The work of former First Minister Rhodri Morgan in launching the debate that saw Wales become the first country in the UK to introduce an ‘opt out’ system for organ donation is to be acknowledged in a new research fellowship. The Rhodri Morgan Life Ethics Fellowship will offer an opportunity to investigate ethics involving paediatric organ donation, transplantation and dialysis.
The Fellowship will commemorate the work of The Rt Hon Rhodri Morgan as a Member of Parliament, Assembly Member, First Minister of Wales, Chancellor of Swansea University and as Patron of Kidney Wales. It will be launched at the National Assembly for Wales, Cardiff Bay, on Wednesday 18 October, sponsored by his great friend and political ally Jane Hutt AM.
Funded by Kidney Wales with the College of Human and Health Sciences of Swansea University and Wales Kidney Research Unit, the Fellowship is designed to access expertise from around the world in a bid to expand knowledge and experience for the benefit of Wales and those donating or receiving a human organ or on dialysis. It is open to anyone living or working in Wales and offers an opportunity to travel to countries such as North America and South Africa.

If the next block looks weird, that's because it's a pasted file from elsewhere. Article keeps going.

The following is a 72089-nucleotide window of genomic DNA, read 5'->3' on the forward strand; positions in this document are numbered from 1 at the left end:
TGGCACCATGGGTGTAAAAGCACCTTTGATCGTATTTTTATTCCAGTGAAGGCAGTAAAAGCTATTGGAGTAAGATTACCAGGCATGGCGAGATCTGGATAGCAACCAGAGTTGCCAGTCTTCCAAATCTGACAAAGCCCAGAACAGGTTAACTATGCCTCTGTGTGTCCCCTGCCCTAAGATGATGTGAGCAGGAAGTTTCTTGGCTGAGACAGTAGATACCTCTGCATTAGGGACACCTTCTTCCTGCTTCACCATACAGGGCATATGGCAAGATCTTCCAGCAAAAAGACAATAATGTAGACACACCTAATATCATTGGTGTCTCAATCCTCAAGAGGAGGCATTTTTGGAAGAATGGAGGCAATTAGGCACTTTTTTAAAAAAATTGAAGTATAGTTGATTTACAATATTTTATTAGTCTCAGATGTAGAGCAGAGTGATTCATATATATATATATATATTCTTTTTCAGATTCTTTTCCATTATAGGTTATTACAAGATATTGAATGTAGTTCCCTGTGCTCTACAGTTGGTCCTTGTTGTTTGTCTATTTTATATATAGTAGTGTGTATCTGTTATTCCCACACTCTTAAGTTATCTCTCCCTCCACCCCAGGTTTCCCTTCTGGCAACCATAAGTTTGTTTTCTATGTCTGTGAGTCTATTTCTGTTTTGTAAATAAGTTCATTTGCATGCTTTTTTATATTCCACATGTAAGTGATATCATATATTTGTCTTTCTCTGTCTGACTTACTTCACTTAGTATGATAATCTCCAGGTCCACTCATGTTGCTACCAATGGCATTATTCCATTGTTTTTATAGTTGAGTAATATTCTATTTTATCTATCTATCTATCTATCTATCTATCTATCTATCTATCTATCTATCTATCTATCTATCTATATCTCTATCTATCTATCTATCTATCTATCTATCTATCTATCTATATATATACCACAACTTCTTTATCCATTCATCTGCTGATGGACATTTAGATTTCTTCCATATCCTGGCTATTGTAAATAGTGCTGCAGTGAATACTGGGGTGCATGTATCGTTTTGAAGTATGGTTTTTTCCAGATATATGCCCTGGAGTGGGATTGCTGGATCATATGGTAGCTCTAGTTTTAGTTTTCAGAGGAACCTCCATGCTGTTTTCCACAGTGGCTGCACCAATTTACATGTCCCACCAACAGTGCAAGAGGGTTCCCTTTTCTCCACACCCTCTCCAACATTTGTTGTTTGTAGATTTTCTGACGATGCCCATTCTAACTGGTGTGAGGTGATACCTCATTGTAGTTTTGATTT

The subject of the Fellowship was chosen in consultation with Rhodri’s widow Julie Morgan AM, who will be part of the Appointment Panel, together with Mark Drakeford AM, who was Health Minister at the time the new legislation passed into law.
Julie Morgan said: ‘Rhodri was always committed to organ donation. He felt organ donation was the biggest single gift anyone could make as a private citizen to the health service and, of course, to help another person have a normal life again.’
Jane Hutt said: ‘This Fellowship is a wonderful way to remember Rhodri. During his time as First Minister, Rhodri kick started the debate on the new legislation on organ donation which saw Wales become the first country in the UK to introduce deemed consent – something he was very proud of.’
Prof Roy Thomas of Kidney Wales said: ‘We are delighted to be launching this Fellowship. The discussions on organ donation were the largest bioethical debates in the UK. Devolution provided an opportunity for Welsh people from the Church to the Media to discuss life ethics. This Fellowship in Rhodri’s name allows us to continue important ethical debates.’
• The launch of The Rhodri Morgan Life Ethics Fellowship, sponsored by Jane Hutt AM, will take place on Wednesday 18 October, 12-1pm, in Conference Room B, Tŷ Hywel, National Assembly for Wales, Cardiff Bay.